It’s Our Move: All learning is akin to chess learning

16 Apr

Chess is a game of constant striving, where even the greatest mastery is put to the test in search of constant improvement. Shouldn’t workplace learning be the same?

If you are even a rudimentary chess player, I expect that this analogy will ring true. But even if you have never played chess, the idea of laying out vision, goal, purpose and context in which learners can apply their nascent skills is a critical component to any complex/compound learning design.

Vision

The learning game, be it chess, sales or facilitation skills, begins with a vision. If the learner can understand where their newly acquired skills will take them, they (hopefully) will develop the tenacity and trust to stick with the rudimentary practice that forms the framework for skill development.

In chess, that begins with the end. That seems an obvious statement, but I have often observed that people want to begin by explaining the pieces: The King, the Rook, the Bishop and Pawn. But those are abstractions to the novice, only meaningful as tactics and strategy is formed as part of understanding the game. Instead, start with the end vision: Check mate!

Starting Point: This picture has no relation to actual chess play, but it drives across the vision -- trap the other king.

Starting Point: This picture has no relation to actual chess play, but it drives across the vision — trap the other king.

Goal
Once learners have a vision of the game, next move on to the goal of chess (no, not how the horsey moves – not yet!), which is to move your pieces around in order to achieve the vision. An explanation of capture-and-removal can be introduced here, but only as an idea, not as a tactic (yet). Have the learners move the players—with no regard to actual game play or rules—so that they achieve check mate. That’s the goal: Trap your opponent’s king into an immobile position.

Purpose

Enter your opponent! Now the purpose of game play, of each move begins to take shape. Purpose translates into action in a way that goals and vision do not. Not only are you out to contain your opponent’s king, she means to contain yours, too: Offense and defense. Now the ways in which the pieces move, and how to strategically deploy them, how to occupy space on the board, and how to string strategy into tactics, begins to make sense. The purpose is to win the game by out-planning and out-executing the forces that align against your success (your opponent).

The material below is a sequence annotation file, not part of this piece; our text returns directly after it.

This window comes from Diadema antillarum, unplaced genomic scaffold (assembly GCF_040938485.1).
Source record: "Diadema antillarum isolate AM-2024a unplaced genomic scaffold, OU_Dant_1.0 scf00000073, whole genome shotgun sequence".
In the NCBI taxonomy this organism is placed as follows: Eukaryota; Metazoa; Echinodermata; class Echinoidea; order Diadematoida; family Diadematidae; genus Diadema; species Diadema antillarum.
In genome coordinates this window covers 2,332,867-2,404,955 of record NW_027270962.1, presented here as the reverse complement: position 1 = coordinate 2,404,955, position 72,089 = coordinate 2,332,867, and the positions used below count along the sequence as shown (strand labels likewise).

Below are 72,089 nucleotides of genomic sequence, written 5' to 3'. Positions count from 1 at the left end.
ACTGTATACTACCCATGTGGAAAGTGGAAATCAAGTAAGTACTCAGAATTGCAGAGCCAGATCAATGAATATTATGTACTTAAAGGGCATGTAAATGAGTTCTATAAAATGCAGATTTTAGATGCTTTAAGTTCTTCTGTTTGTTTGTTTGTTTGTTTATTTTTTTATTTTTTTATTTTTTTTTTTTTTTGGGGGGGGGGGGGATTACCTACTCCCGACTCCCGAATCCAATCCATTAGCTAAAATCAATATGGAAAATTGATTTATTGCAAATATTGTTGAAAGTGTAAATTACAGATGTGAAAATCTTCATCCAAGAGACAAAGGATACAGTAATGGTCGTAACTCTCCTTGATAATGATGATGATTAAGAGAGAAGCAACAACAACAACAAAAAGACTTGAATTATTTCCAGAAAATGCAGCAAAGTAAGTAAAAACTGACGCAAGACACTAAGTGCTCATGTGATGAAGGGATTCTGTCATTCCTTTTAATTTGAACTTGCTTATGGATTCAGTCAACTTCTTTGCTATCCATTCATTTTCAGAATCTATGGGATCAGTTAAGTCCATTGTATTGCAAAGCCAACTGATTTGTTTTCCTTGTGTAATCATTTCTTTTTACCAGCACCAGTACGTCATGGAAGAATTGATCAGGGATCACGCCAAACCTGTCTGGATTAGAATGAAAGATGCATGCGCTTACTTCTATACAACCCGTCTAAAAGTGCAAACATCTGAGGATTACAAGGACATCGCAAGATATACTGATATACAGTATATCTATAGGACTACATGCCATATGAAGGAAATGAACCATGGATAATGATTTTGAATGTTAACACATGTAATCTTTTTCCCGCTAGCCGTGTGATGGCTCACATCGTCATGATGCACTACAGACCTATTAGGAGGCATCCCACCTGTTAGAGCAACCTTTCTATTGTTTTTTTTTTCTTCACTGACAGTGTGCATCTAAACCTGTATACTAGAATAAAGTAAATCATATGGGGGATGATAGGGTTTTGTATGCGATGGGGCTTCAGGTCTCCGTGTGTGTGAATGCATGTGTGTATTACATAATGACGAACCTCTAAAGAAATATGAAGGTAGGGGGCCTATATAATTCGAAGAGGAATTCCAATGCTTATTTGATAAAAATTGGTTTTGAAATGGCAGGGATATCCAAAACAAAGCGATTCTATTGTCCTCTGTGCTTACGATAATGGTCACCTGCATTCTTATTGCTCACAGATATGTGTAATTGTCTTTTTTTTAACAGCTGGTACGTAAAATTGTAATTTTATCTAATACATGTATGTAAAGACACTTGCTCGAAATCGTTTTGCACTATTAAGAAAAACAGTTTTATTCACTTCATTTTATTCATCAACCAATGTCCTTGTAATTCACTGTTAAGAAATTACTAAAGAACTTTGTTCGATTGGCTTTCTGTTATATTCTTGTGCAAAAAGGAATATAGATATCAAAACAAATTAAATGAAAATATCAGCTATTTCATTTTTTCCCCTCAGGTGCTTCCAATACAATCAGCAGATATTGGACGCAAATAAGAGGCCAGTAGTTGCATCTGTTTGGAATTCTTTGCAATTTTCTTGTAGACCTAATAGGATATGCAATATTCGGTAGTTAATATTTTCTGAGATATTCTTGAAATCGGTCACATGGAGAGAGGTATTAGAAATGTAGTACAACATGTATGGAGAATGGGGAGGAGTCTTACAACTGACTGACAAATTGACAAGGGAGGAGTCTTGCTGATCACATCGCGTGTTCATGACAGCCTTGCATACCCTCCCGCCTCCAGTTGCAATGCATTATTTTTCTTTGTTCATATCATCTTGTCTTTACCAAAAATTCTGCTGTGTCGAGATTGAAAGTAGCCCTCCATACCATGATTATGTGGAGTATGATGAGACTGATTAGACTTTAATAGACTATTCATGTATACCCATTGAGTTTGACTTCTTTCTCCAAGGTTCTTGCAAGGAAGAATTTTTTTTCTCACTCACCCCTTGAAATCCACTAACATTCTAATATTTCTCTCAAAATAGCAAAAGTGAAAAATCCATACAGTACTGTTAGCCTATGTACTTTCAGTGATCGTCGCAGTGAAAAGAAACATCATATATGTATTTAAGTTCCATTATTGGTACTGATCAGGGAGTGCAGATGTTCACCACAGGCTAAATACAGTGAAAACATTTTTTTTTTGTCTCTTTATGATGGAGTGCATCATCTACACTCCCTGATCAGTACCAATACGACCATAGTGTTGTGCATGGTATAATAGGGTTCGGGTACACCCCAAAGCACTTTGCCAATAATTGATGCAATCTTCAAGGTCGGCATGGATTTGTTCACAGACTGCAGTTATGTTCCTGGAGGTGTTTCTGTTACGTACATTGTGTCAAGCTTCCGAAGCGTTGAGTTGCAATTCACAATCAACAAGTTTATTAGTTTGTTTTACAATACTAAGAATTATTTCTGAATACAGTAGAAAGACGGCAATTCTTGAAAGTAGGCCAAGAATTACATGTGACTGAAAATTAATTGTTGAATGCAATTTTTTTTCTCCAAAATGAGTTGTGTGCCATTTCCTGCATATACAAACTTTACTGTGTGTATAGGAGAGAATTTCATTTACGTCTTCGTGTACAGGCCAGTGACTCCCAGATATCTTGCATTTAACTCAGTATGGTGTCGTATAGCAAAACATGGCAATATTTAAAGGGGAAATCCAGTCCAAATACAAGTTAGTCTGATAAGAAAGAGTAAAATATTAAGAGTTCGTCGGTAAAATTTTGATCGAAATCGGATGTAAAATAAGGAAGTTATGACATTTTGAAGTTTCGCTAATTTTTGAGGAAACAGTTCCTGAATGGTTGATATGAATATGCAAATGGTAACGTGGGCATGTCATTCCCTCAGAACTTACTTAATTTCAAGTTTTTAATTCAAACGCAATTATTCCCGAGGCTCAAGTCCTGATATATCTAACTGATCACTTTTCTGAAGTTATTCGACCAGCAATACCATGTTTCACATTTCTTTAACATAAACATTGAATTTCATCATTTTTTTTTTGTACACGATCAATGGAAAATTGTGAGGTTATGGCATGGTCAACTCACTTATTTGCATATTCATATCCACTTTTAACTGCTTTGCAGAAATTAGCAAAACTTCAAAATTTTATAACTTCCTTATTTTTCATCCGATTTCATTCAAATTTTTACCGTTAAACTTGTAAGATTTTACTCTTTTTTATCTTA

Context

With a grasp of purpose, each move is seen in the context of the whole, a stage in the game, the situation of each player now as a result of actions taken (or not). This is where skills are built, and learning becomes knowledge. Theoretical principles (goals and vision) are put to the test, and failure leads to success, leading to deepening understanding.

This (idealized) real version of checkmate only makes sense once you can identify the pieces and understand their properties.

This (idealized) real version of checkmate only makes sense once you can identify the pieces and understand their properties.

Practice

Play becomes practice, practice play. The only “real” way to learn something on a deep level is to make your own mistakes, learn from them, all the while building up your ability to apply purpose and context to the ever-changing conditions. Practice allows learners to demonstrate progressive skill acquisition and to show evidence of deepening understanding. Visibility, transparency, narration and inquiry are key to good practice. And all play is practice – the learning never stops!

Vision

Goal

Purpose

Context

Practice

Imprison opponent’s king Place your pieces into position on the board to capture the king Capture the opponent’s king while defending your king from capture. Make good incremental decisions to achieve goal. Your pieces have different properties, and you use those properties to defend and create an offensive strategy to advance your purpose. Think strategically at every decision point, align actions to goals, purpose and current context, iterate, experiment, fail, and succeed: In other words, learn!

So, starting with the end in mind: Do you allow your learners to demonstrate, narrate and explicate their actions in a supportive, non-judgmental learning environment? If not, how can you measure what they’ve learned? That’s the foundation on which everything else is built. Practice never makes perfect, but ongoing improvement is only achieved through ongoing visible practice.

One Response to “It’s Our Move: All learning is akin to chess learning”

Trackbacks/Pingbacks

  1. Expertise and Novelty: Taking action when facing the unknown | In the Learning Age - June 12, 2015

    […] topic of expertise and authority relates to a post I wrote a few weeks ago in which I used chess as a paradigm for understanding and applying principles in novel situations. And I got to thinking: That is the essence of […]

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